In medical school, doctors are taught, “If you hear hoofbeats, think horses, not zebras.” This encourages providers to look for the most common rather than the most exotic diagnosis for a person’s condition. But that approach might unintentionally lead to downplaying a patient’s symptoms – especially in today’s high-pressure health care environment, where providers are forced to quickly find out what the patient’s problem is.
So, why would common conditions like fibromyalgia, Parkinson’s, and a hiatal hernia be considered “zebras”?
Spencer, a medical sociologist whose research focuses on medical decision-making, health care disparities, and patient-provider relationships, says that some providers have biases that affect their diagnoses and treatment decisions.
“Research has shown that women, people of color, older people, non-heterosexual people, and individuals with ‘stigmatized’ conditions – like being overweight or having a mental illness – are more frequently misdiagnosed and their symptoms are more frequently dismissed,” she says.
One reason is that much of the research that informs diagnosis and treatment was historically performed on white males. “There’s much less research into other populations with other biologies. It’s assumed that what is known about white males will translate into other groups, and that’s simply not always true,” Spencer explains.
For example, heart problems are often misdiagnosed in women because heart disease has been regarded as a “male” condition.
“A doctor in one of my studies once reported that that the encyclopedia he used in medical school to learn about angina had an illustration of an elderly gray-haired white man clutching his chest. This picture, which hasn’t changed in decades, reinforces the message that heart disease is a white male problem.”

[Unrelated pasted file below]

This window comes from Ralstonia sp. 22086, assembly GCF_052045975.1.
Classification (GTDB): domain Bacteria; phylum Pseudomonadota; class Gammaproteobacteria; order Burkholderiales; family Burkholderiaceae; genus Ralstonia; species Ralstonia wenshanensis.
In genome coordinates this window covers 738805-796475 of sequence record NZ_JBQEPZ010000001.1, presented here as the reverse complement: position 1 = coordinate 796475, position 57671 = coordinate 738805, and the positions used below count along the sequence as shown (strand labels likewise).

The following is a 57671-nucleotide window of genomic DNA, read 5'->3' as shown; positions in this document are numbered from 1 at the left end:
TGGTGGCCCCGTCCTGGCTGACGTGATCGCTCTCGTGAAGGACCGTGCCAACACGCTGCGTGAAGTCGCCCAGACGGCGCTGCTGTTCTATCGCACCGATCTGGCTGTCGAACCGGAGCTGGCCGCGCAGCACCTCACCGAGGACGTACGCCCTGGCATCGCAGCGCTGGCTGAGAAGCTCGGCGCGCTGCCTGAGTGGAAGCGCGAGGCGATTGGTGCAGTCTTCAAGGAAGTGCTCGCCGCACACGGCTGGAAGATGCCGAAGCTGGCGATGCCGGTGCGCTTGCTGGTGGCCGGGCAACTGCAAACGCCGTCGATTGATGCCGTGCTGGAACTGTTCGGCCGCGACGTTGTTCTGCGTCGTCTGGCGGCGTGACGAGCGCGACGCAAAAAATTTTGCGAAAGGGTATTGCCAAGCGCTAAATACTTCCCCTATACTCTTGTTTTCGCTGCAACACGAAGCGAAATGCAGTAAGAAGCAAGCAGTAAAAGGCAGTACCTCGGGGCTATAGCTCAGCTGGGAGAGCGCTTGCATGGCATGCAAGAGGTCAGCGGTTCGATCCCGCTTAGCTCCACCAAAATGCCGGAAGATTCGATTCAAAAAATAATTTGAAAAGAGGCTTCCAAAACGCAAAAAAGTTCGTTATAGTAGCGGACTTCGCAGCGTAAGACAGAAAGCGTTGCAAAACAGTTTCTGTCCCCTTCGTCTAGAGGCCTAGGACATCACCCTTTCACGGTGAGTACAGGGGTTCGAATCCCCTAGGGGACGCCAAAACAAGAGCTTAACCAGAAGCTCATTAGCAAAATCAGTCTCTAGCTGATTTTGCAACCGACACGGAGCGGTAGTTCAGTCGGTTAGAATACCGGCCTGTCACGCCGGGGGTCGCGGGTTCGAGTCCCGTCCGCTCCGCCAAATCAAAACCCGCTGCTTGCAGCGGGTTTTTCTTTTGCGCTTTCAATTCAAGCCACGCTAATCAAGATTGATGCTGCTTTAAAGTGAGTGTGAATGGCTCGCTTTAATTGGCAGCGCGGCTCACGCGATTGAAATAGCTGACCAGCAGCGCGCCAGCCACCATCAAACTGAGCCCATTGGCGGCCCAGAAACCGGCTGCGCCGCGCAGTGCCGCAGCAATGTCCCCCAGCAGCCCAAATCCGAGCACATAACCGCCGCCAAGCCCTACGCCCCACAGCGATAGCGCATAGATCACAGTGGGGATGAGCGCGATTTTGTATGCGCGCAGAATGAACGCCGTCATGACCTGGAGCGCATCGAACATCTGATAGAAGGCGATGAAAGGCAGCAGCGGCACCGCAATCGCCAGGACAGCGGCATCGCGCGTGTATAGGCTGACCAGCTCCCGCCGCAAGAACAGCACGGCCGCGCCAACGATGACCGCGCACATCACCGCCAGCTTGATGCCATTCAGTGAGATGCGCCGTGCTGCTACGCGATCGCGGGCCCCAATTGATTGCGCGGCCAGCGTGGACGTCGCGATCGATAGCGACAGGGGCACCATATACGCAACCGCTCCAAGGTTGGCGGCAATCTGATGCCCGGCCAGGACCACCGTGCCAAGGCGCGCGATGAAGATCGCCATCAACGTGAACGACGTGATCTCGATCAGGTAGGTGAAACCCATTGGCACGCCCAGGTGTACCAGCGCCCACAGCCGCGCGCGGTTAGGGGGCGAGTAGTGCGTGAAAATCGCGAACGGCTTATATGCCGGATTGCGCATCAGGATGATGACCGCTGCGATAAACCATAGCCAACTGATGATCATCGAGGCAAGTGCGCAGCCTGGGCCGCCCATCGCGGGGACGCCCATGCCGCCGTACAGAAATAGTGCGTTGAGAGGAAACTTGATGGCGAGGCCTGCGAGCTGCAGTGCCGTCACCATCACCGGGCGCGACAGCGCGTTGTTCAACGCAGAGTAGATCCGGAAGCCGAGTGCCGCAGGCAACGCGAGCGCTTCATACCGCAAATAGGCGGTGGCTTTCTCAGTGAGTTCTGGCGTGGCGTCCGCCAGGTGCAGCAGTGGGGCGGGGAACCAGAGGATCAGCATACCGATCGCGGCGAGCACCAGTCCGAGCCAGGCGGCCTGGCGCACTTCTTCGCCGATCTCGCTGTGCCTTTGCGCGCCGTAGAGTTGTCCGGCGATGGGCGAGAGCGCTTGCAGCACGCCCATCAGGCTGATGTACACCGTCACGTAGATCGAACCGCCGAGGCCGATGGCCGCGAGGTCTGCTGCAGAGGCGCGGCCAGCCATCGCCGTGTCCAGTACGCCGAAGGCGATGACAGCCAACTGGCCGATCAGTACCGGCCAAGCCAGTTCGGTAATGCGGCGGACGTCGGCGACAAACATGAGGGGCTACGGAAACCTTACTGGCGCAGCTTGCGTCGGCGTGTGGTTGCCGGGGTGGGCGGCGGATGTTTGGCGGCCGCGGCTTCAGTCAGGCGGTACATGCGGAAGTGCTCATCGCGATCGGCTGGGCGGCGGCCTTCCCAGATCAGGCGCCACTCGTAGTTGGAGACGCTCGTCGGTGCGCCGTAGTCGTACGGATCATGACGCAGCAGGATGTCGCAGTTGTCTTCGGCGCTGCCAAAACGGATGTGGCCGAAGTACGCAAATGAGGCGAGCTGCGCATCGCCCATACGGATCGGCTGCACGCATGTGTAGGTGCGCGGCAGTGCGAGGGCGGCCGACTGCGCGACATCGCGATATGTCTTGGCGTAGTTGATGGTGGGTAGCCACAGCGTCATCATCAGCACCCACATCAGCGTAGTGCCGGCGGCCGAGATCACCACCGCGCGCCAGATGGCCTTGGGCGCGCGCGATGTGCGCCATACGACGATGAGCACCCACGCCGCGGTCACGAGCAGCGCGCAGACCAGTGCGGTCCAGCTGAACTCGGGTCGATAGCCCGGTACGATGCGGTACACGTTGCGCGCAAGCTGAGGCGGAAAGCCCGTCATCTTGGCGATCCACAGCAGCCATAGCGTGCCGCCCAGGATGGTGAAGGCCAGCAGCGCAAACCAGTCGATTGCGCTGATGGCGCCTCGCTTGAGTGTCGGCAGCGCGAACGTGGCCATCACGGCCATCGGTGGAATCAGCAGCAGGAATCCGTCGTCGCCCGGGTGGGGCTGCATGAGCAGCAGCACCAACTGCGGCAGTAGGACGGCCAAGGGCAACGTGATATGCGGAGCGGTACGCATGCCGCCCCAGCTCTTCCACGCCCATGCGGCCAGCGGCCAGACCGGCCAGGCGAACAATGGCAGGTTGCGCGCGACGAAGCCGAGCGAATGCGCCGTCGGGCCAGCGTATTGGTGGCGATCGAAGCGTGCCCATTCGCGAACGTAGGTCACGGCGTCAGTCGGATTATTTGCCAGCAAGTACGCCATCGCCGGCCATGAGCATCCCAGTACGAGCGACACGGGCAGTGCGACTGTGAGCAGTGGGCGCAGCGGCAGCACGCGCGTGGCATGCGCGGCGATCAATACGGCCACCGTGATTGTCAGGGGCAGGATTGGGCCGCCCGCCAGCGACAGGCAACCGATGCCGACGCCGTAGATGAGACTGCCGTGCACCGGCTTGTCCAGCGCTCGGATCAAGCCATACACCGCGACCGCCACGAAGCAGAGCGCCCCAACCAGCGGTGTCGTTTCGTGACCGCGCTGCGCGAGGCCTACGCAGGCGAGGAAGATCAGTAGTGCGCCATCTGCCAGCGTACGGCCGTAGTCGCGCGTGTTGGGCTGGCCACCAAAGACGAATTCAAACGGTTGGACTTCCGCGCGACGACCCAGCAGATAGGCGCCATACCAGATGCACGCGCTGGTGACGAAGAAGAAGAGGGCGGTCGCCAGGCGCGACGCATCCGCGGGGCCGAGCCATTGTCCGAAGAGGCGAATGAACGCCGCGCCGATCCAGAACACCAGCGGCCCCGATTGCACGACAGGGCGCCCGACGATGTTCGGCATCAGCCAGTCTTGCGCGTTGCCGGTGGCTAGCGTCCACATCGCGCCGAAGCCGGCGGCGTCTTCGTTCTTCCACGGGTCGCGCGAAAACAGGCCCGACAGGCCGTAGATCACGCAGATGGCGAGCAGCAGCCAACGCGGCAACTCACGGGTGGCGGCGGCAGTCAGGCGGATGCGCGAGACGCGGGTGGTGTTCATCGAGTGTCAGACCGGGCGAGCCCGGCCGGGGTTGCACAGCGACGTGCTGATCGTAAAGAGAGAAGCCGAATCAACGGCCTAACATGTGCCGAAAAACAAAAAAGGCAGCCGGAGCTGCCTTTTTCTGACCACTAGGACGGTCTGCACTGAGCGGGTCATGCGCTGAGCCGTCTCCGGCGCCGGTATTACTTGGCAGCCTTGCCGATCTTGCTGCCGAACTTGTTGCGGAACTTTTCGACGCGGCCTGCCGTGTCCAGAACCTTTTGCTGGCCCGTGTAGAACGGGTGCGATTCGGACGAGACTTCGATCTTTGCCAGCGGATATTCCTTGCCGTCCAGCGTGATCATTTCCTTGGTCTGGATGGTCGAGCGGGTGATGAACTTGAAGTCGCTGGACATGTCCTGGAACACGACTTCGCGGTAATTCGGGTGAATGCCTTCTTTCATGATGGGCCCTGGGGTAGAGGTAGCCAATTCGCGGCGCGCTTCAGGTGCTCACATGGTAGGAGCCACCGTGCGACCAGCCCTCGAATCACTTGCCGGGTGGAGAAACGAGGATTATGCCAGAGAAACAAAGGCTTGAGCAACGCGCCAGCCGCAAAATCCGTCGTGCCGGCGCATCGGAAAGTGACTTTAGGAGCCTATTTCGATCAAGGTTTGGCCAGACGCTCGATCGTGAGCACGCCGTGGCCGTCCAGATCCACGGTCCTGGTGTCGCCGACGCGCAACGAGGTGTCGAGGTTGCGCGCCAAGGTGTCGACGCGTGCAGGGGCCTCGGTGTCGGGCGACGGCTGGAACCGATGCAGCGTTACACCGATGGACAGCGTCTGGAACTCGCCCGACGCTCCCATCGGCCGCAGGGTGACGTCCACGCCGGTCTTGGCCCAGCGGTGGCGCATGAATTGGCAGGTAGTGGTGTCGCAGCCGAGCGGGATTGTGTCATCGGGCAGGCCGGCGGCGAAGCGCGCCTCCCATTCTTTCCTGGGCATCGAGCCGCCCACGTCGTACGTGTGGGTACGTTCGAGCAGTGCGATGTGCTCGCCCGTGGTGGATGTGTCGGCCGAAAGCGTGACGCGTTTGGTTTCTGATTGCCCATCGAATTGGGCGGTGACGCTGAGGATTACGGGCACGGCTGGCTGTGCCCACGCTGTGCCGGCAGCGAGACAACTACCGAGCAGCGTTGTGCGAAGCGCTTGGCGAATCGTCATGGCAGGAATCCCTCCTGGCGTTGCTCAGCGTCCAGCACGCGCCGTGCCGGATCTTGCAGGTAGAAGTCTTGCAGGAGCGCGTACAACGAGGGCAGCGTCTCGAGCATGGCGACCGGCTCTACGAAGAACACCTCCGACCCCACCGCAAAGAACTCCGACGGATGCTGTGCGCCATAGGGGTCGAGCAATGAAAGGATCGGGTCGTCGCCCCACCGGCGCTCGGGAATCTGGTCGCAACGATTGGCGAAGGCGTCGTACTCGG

These various kinds of influences become “baked into medical training.” So when a woman has heart symptoms, “[doctors] may be less certain that it’s a heart problem and give more consideration to other causes, like stress or depression,” says Spencer.
Similarly, Parkinson’s disease statistically affects more men than women, so some doctors may not think of it in a woman who has symptoms, suggests Christine Metz, PhD, of the Feinstein Institutes for Medical Research at Northwell and department of OB/GYN at the Zucker School of Medicine at Hofstra/Northwell, Long Island, NY.
Common But Hard to Diagnose
Certain types of illnesses are more likely to be missed or dismissed, according to Allyson Shrikhande, MD, chief medical officer and co-founder of Pelvic Rehabilitation Medicine, a national women’s health care company that specializes in pelvic pain.
Endometriosis is a condition that causes pelvic pain, and though it’s very common – 1 in 9 women are affected – there are no definite lab tests or X-rays to diagnose the condition, which is often diagnosed only during surgery.